Besides the obvious geekdom of loving movie nostalgia, the other reason I enjoy researching the Oscar races is because of what these awards have meant to our culture. More so than any other art form in the past century, the movies have a way of predicting, commenting upon, and reflecting our times. The Oscars have always been at the forefront of this social commentary. Now the results are not always an easy black and white ratio. So as to say, if we are in happy times then happy films win or in sad times, sad films win. People work in strange ways and the yearnings of our social consciousness can come out of left field.
For instance, in the 60s, Americans were torn and the movies were rapidly approaching more challenging subject matter. Yet, for three straight years, smack in the middle of the decade, light and forgettable fair took home the Oscar (My Fair Lady, The Sound of Music, A Man For All Seasons, respectively). However, this turned out to be the calm before the storm as from 1969-1976, the Oscars had some of their most boundary-pushing years ever. It sometimes takes Hollywood a little while to catch up, but once they do, they can be a compelling parroting document of the culture at-large.
Last year, I was convinced that 50/50 would get a huge push for an Oscar. The story was a small, metaphorical tale of friendly love in the time of economic strife. It was a simple story of relying on one another. Just what we need in a time where reliance feels so tenuous. Much to my surprise, 50/50 was not even in the conversation at all. The year before I predicted that The Blind Side might get some Oscar love, seeing as the Oscars have a way of over-compensating for social turmoil. They want the nation to get better as much as anybody. So a sappy feel good story about the very American game of football, with light/friendly looks at positive racial relations, made sense.
This year, I think The Sessions has a strong chance of getting into the Oscar race for Best Picture. The reason? Well, the outstanding reviews help a lot, but also the mature subject matter about a topic that we all love to think about but hate to talk about: sex. And it’s sex with a topical twist, about a disabled man who, just like anybody else, wants to be loved. Also, the performances are top notch. We know just walking in the door that John Hawkes will be nominated for Best Actor. Helen Hunt, an old favorite who’s been outside the Oscar radar for a while, is as safe a bet as any in the Supporting category. Ben Lewin, whose heartfelt script was born out of his own experiences with polio, seems ripe for the kind of feel good story that Hollywood loves to promote. Additionally, the tone of The Sessions, with it’s adult humor and friendly tone, plays right in Oscars’ wheelhouse. With so many obvious “zeitgeist” movies out there (Lincoln, Argo, Zero Dark Thirty), The Sessions might strike the right balance.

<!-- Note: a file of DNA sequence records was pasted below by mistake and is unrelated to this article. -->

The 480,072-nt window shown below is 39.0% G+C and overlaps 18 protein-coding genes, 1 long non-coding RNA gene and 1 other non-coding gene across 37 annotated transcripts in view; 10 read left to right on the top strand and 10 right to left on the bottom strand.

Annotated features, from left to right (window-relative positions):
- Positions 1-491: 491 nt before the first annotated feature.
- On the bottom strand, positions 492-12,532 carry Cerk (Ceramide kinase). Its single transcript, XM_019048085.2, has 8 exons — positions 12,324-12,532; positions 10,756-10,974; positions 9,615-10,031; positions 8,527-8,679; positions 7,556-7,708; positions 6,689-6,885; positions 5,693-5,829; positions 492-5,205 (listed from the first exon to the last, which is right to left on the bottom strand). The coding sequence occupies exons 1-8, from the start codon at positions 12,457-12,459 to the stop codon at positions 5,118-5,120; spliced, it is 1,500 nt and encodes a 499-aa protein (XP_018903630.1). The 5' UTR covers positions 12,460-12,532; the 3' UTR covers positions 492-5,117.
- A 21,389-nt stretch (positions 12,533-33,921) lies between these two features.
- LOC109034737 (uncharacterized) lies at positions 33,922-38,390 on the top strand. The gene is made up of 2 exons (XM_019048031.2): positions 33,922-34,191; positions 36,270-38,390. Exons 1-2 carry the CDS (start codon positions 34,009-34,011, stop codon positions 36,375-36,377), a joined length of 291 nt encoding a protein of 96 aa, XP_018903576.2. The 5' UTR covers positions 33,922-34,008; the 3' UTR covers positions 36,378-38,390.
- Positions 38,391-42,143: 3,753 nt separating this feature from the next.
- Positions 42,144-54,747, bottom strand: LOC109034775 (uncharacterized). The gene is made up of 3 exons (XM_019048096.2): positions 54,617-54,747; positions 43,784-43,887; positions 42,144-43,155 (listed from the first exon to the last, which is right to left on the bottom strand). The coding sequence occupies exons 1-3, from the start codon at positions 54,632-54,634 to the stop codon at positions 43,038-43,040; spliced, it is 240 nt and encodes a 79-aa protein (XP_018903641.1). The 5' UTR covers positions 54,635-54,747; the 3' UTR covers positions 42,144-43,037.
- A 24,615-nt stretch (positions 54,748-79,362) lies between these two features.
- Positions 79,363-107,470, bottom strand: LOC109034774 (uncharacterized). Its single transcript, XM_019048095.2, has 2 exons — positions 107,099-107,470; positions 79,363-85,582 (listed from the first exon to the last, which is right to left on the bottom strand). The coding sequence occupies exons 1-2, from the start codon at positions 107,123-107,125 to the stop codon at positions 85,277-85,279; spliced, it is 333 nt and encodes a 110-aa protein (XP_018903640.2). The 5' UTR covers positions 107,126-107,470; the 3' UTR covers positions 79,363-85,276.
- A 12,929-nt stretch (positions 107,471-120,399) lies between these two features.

So how does this reflect our times? Well, the Oscars have a way of handing over hardware to small pictures that don’t get too overly-zeitgeisty about their material when they decide to be socially-oriented. Instead, socially-charged Oscar pictures tend to let subtlety of the writing and the character study stand as a bigger issue. Throughout the 70s, character-driven pictures that only had shades of social commentary were often awarded. This is to say, that movies like Network are an aberration because of its confrontational way of announcing, “This world needs changing!” However, even Network zeroes-in on specific people in a very specific industry. Just as The Sessions zeroes-in on a specific man looking to achieve a relatable goal. The last confrontational film to gain attention was American Beauty. Like Network, Beauty was a satire, with wit to off-set its cultural frustrations.
The Sessions is a period piece about a topic that gets pushed deeper behind the curtain the further back we go. However, to the film’s credit, the world around the story never really comes into play. We never get obvious scenes such as the Town Hall or the University outraged about sexual therapy or the thought of a disabled man having sex. Instead, the film remains tightened on only the characters and their relatable emotions. The Oscars like to think that a small story can be a needle point for the greater climate. The Sessions does this very well.
In my opinion, The Sessions looks like a bubble movie in the vein of Moneyball, The Ides of March, The Blind Side, and 50/50. Two of those movie remained on the fence all the way until the day of nominations, and actually wound up getting in. The other two fizzled into obscurity before anyone took them all that seriously. Interestingly, you could argue that 50/50 was too personal and not zeitgeisty enough, while The Ides of March was too forceful in its opinions. Like Moneyball and The Blind Side, The Sessions is a true story that might have just the right balance to sneak between the lines.